The Pratt Lab studies the chemical interactions between atmospheric trace gases, particles (aerosols), clouds, and snow, primarily in the Arctic and wintertime environments, to improve understanding and prediction of air quality and climate. Atmospheric aerosols, which interact with solar radiation, form clouds, modify precipitation, and alter trace gas budgets, are the most uncertain aspect of our understanding of climate change. The World Health Organization identified aerosols as targets for mitigation due the ~7 million premature deaths globally per year from air pollution exposure. Yet, the measurement of atmospheric aerosols and their interactions with trace gases represents an analytical challenge, given that these particles are constantly evolving, complex chemical mixtures. Due to logistical and analytical challenges, Arctic atmospheric composition data are scarce, hindering our ability to understand the region that is warming the fastest on Earth. In addition, most air pollution has been examined under warm conditions, leaving wintertime air quality a growing concern for which there is little knowledge of underlying chemical mechanisms.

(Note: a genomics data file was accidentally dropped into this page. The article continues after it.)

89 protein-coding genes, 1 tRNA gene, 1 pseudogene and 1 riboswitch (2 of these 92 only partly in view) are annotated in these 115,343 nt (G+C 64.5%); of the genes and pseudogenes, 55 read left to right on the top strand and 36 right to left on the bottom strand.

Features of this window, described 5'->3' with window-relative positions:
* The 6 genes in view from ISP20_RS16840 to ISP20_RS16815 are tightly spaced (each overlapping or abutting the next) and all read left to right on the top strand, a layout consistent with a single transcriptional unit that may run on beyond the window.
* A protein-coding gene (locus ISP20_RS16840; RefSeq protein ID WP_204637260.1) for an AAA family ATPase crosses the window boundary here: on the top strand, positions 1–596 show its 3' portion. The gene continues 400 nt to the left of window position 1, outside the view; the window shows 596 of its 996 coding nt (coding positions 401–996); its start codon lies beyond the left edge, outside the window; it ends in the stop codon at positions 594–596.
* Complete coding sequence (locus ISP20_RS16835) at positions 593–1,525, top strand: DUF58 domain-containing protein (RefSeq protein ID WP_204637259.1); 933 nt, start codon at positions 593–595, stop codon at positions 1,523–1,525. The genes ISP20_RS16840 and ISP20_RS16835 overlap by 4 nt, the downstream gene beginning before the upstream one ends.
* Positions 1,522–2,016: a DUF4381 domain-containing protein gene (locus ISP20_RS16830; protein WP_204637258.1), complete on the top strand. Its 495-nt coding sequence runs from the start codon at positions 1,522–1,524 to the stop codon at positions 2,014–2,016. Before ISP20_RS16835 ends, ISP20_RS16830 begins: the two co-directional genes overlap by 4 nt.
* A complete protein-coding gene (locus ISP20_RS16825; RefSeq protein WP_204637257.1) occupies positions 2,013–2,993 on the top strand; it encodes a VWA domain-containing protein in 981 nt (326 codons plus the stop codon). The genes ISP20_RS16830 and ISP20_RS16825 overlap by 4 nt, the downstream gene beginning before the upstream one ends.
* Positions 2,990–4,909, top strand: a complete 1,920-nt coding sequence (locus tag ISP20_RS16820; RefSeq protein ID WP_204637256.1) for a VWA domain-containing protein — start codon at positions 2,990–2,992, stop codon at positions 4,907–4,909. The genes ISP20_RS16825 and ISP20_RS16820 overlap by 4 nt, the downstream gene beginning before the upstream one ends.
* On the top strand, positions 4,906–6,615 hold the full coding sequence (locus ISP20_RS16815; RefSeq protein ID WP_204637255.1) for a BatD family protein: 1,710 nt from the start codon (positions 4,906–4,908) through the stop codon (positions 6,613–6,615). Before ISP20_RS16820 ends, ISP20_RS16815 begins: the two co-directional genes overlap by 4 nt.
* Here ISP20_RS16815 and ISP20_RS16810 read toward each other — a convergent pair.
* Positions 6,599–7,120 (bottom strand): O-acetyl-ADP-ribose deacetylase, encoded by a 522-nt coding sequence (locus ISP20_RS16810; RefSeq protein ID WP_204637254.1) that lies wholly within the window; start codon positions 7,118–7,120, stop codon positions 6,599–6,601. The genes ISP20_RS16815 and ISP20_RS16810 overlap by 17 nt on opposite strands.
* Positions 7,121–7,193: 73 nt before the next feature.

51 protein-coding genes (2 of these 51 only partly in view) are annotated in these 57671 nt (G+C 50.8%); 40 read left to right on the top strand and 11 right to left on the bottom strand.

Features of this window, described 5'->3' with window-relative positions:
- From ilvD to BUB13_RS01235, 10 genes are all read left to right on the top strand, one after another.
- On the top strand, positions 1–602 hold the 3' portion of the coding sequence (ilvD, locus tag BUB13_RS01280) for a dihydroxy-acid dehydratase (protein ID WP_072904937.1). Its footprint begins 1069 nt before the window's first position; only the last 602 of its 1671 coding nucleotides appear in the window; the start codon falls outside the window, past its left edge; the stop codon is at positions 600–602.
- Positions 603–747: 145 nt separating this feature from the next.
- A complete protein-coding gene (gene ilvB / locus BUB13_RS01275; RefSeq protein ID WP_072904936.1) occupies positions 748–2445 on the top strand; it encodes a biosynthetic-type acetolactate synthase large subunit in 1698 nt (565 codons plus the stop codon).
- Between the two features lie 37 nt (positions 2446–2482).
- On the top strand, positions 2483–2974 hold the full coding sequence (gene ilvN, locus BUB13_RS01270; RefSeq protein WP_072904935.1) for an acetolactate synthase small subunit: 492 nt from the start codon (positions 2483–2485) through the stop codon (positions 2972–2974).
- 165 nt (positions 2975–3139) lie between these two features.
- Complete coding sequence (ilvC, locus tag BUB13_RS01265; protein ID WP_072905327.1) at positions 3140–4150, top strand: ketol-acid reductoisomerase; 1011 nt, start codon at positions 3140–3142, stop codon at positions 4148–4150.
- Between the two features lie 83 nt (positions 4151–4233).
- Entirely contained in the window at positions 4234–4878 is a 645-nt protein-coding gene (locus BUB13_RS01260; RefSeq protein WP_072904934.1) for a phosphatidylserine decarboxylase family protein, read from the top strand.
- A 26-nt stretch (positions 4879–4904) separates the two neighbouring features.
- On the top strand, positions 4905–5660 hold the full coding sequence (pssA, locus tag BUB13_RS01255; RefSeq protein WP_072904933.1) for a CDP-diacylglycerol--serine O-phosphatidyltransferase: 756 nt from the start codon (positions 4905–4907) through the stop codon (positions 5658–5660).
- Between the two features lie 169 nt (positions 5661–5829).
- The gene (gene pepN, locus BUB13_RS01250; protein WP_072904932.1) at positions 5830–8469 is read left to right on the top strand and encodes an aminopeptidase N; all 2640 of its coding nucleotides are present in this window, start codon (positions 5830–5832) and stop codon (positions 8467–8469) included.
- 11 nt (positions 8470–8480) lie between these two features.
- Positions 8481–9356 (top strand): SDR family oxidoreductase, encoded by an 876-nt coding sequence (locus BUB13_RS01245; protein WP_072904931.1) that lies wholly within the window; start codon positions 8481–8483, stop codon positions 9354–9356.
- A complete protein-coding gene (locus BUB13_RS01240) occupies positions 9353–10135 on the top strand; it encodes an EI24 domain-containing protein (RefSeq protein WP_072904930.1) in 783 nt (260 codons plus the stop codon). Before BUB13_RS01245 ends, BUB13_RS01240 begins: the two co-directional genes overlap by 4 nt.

The Pratt Lab’s main efforts focus on studies of: (1) trace halogen gases in the Arctic and wintertime environments, and (2) changing aerosols with Arctic sea ice loss. The Pratt Lab has also pursued additional projects investigating: atmospheric aerosols in northern Michigan, lake spray aerosols produced from wave-breaking on the Great Lakes, and aqueous-phase reactions in cloud droplets. Through fieldwork, we deploy novel analytical techniques, including: aerosol time-of-flight mass spectrometry (ATOFMS; individual aerosol (0.07-1.6 µm) measurements in real-time), chemical ionization mass spectrometry (CIMS; trace gas measurements at sub-ppt levels), and ambient ion monitor-ion chromatography (AIM-IC; online trace gas and particle measurements). In addition to online techniques, we also use high resolution mass spectrometry to determine the molecular composition of cloud water and particles and collaborate with Prof. Andrew Ault's laboratory for the use of computer-controlled scanning electron microscopy with energy-dispersive X-ray spectroscopy (CCSEM-EDX) for offline characterization of atmospheric particles collected in the Arctic.
Overall, we strive to make noteworthy contributions to environmental chemistry questions that are enabled by advancements in analytical chemistry, allowing us to tackle critical scientific questions in the Arctic, in particular, where low analyte concentrations and logistically difficult conditions challenge traditional methods.